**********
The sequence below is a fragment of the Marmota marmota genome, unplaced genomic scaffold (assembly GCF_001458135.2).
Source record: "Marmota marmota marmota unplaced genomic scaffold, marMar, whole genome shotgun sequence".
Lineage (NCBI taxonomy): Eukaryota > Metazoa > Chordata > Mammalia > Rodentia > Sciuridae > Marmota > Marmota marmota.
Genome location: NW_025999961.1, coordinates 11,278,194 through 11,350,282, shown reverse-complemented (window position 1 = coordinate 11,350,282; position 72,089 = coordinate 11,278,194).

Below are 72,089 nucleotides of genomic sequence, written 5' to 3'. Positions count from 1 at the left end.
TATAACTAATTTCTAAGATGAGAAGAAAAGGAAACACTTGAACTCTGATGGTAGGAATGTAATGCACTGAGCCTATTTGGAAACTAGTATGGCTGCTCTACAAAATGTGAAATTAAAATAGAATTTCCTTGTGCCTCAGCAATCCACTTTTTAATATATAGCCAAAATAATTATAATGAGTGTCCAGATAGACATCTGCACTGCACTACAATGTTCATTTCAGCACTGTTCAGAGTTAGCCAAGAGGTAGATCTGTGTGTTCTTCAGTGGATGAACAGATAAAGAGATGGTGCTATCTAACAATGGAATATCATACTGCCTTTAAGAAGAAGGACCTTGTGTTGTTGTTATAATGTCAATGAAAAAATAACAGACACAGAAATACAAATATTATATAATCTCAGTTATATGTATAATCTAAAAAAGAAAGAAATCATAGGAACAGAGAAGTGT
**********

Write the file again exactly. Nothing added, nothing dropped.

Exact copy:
The sequence below is a fragment of the Marmota marmota genome, unplaced genomic scaffold (assembly GCF_001458135.2).
Source record: "Marmota marmota marmota unplaced genomic scaffold, marMar, whole genome shotgun sequence".
Lineage (NCBI taxonomy): Eukaryota > Metazoa > Chordata > Mammalia > Rodentia > Sciuridae > Marmota > Marmota marmota.
Genome location: NW_025999961.1, coordinates 11,278,194 through 11,350,282, shown reverse-complemented (window position 1 = coordinate 11,350,282; position 72,089 = coordinate 11,278,194).

Below are 72,089 nucleotides of genomic sequence, written 5' to 3'. Positions count from 1 at the left end.
TATAACTAATTTCTAAGATGAGAAGAAAAGGAAACACTTGAACTCTGATGGTAGGAATGTAATGCACTGAGCCTATTTGGAAACTAGTATGGCTGCTCTACAAAATGTGAAATTAAAATAGAATTTCCTTGTGCCTCAGCAATCCACTTTTTAATATATAGCCAAAATAATTATAATGAGTGTCCAGATAGACATCTGCACTGCACTACAATGTTCATTTCAGCACTGTTCAGAGTTAGCCAAGAGGTAGATCTGTGTGTTCTTCAGTGGATGAACAGATAAAGAGATGGTGCTATCTAACAATGGAATATCATACTGCCTTTAAGAAGAAGGACCTTGTGTTGTTGTTATAATGTCAATGAAAAAATAACAGACACAGAAATACAAATATTATATAATCTCAGTTATATGTATAATCTAAAAAAGAAAGAAATCATAGGAACAGAGAAGTGT